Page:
When Sally Krawchuk was an executive at Merrill Lynch, she raised the need for the "thundering herd" of the firm's financial advisors to ensure that discussions with clients meant not just ones with the husbands, but the wives as well.To drive her point home, she pointed out that when male clients died, the firm loses about 50% of those assets when the wife decides that the advisor was only talking to, and focusing on, her husband and decides to find an advisor who finally listens to her and her needs and objectives.Sally left Merrill Lynch and now runs a firm that focuses on the growth of professional women, called Ellevate . We've also seen many female financial advisors leave the old model of focusing on the average affluent client — the 60-year-old male — to focus on the needs of those like them: women who haven't received the respect or focus of their male counterparts.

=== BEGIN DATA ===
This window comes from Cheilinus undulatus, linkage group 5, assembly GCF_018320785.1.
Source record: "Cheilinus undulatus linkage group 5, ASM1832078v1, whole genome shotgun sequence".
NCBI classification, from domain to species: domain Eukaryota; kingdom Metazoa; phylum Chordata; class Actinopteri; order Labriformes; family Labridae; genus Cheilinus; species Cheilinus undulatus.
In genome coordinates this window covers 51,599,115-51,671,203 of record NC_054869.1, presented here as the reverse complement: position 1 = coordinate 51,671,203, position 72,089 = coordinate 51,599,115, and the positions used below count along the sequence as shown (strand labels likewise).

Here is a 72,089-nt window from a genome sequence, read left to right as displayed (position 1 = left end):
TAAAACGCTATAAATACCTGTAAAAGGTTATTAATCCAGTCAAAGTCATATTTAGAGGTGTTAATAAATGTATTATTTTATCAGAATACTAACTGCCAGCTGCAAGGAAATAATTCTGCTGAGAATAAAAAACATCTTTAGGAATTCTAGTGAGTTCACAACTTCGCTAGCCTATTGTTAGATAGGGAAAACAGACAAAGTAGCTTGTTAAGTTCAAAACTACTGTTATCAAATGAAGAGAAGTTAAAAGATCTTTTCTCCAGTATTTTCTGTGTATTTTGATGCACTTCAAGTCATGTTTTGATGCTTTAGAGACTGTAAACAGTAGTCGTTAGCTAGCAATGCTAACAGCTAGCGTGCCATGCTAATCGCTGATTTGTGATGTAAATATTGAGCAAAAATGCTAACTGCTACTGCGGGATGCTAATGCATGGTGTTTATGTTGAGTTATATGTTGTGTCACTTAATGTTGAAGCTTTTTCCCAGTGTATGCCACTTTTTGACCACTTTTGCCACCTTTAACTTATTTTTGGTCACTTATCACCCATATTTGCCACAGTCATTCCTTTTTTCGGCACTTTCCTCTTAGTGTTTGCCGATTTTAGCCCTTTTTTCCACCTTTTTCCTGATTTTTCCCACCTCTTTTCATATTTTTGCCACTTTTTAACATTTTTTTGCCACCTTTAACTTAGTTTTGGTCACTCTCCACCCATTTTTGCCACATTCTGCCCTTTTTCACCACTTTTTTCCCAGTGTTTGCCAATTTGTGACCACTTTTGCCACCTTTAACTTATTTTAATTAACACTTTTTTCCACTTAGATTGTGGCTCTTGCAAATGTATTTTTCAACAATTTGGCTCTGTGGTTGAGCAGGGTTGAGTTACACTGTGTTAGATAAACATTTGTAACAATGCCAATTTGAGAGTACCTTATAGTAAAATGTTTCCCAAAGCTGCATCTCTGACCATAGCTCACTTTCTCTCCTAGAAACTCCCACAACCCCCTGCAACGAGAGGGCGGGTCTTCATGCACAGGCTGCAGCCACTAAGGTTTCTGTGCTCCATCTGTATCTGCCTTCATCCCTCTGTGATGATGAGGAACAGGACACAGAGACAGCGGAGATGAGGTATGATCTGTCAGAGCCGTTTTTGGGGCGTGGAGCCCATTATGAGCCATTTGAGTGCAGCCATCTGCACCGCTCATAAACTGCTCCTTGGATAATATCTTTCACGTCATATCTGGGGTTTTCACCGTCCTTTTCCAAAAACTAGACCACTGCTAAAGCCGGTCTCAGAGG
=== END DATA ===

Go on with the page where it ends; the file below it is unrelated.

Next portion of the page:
But is it just a case of lack of respect and focus for female clients that has been the issue, or are there really differences in the financial needs that women have that's significantly different from those of men?Marcia Mantell, author of " What's the Deal with Retirement Planning for Women? " believes that not only do women have different financial planning needs, but they require an approach to that planning process that's significantly different from men.Marcia points out in her book the reality "that 90% of women will be solely responsible for managing finances on their own at some point in their lives."When you add in divorce and the likelihood of outliving a spouse, it becomes very clear that avoiding a direct discussion with the wife could be the "kiss of death" for the financial advisor's ability to maintain and retain those assets when the husband passes on.However, Marcia believes that this not only points out the need for the advisor to think differently, but it requires that the wife think differently as well. Many wives have fallen into the trap of allowing their husband to control and maintain the relationship with their financial advisor. Marcia says that "women are completely comfortable talking about many 'M-word' topics: their marriages, motherhood and their mothers, merlots and martinis, mammograms and menopause. But bring up money and the conversations screech to a halt. Ask how prepared a woman is for retirement and she can tell you the exact date when she wants to retire, but not how much money she'll need for a 30-year retirement."She feels that this has to change. The realities of living longer, and potentially on their own in retirement, requires that women take a much more proactive approach to planning for their retirement. This includes not only being more active with their financial advisor, but also playing a role in how financial accounts are structured, addressing their credit history and credit score, and creating a "freedom fund."Marcia believes that women have to pay more attention to their financial plans and needs than perhaps they have in the past. She points out some easy ways in which women can do this in her book, while also reminding them of the reasons why it's so necessary.Whether financial advisors will pay particular attention to the financial planning needs of women will be up to them. But the success of their practice may depend upon their ability to do so.